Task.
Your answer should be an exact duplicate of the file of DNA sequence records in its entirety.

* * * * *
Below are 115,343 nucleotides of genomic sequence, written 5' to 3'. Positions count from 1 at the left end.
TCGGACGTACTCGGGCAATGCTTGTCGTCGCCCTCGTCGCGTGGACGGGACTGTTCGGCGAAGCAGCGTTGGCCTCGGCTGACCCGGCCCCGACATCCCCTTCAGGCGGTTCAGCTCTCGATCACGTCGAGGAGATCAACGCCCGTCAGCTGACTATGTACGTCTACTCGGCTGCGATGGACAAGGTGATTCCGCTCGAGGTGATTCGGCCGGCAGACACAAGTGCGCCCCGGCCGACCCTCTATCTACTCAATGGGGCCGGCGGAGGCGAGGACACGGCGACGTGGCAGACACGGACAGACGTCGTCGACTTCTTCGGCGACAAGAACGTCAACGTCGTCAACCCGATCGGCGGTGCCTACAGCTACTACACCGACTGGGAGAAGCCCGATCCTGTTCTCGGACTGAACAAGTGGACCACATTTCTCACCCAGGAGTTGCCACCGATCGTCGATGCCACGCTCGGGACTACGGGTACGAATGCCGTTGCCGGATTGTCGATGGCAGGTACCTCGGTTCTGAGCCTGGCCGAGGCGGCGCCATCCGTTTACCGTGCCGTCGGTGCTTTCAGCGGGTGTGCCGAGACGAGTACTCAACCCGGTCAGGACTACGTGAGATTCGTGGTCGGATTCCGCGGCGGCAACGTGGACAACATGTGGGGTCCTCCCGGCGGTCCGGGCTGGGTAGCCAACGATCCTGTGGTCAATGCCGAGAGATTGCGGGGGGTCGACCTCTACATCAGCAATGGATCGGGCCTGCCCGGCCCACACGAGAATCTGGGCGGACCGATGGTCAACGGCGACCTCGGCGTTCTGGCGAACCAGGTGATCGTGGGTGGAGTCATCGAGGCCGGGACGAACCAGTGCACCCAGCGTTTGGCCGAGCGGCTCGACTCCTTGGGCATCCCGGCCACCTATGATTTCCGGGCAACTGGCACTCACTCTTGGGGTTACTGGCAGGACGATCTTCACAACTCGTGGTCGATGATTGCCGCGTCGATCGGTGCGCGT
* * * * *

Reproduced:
Below are 115,343 nucleotides of genomic sequence, written 5' to 3'. Positions count from 1 at the left end.
TCGGACGTACTCGGGCAATGCTTGTCGTCGCCCTCGTCGCGTGGACGGGACTGTTCGGCGAAGCAGCGTTGGCCTCGGCTGACCCGGCCCCGACATCCCCTTCAGGCGGTTCAGCTCTCGATCACGTCGAGGAGATCAACGCCCGTCAGCTGACTATGTACGTCTACTCGGCTGCGATGGACAAGGTGATTCCGCTCGAGGTGATTCGGCCGGCAGACACAAGTGCGCCCCGGCCGACCCTCTATCTACTCAATGGGGCCGGCGGAGGCGAGGACACGGCGACGTGGCAGACACGGACAGACGTCGTCGACTTCTTCGGCGACAAGAACGTCAACGTCGTCAACCCGATCGGCGGTGCCTACAGCTACTACACCGACTGGGAGAAGCCCGATCCTGTTCTCGGACTGAACAAGTGGACCACATTTCTCACCCAGGAGTTGCCACCGATCGTCGATGCCACGCTCGGGACTACGGGTACGAATGCCGTTGCCGGATTGTCGATGGCAGGTACCTCGGTTCTGAGCCTGGCCGAGGCGGCGCCATCCGTTTACCGTGCCGTCGGTGCTTTCAGCGGGTGTGCCGAGACGAGTACTCAACCCGGTCAGGACTACGTGAGATTCGTGGTCGGATTCCGCGGCGGCAACGTGGACAACATGTGGGGTCCTCCCGGCGGTCCGGGCTGGGTAGCCAACGATCCTGTGGTCAATGCCGAGAGATTGCGGGGGGTCGACCTCTACATCAGCAATGGATCGGGCCTGCCCGGCCCACACGAGAATCTGGGCGGACCGATGGTCAACGGCGACCTCGGCGTTCTGGCGAACCAGGTGATCGTGGGTGGAGTCATCGAGGCCGGGACGAACCAGTGCACCCAGCGTTTGGCCGAGCGGCTCGACTCCTTGGGCATCCCGGCCACCTATGATTTCCGGGCAACTGGCACTCACTCTTGGGGTTACTGGCAGGACGATCTTCACAACTCGTGGTCGATGATTGCCGCGTCGATCGGTGCGCGT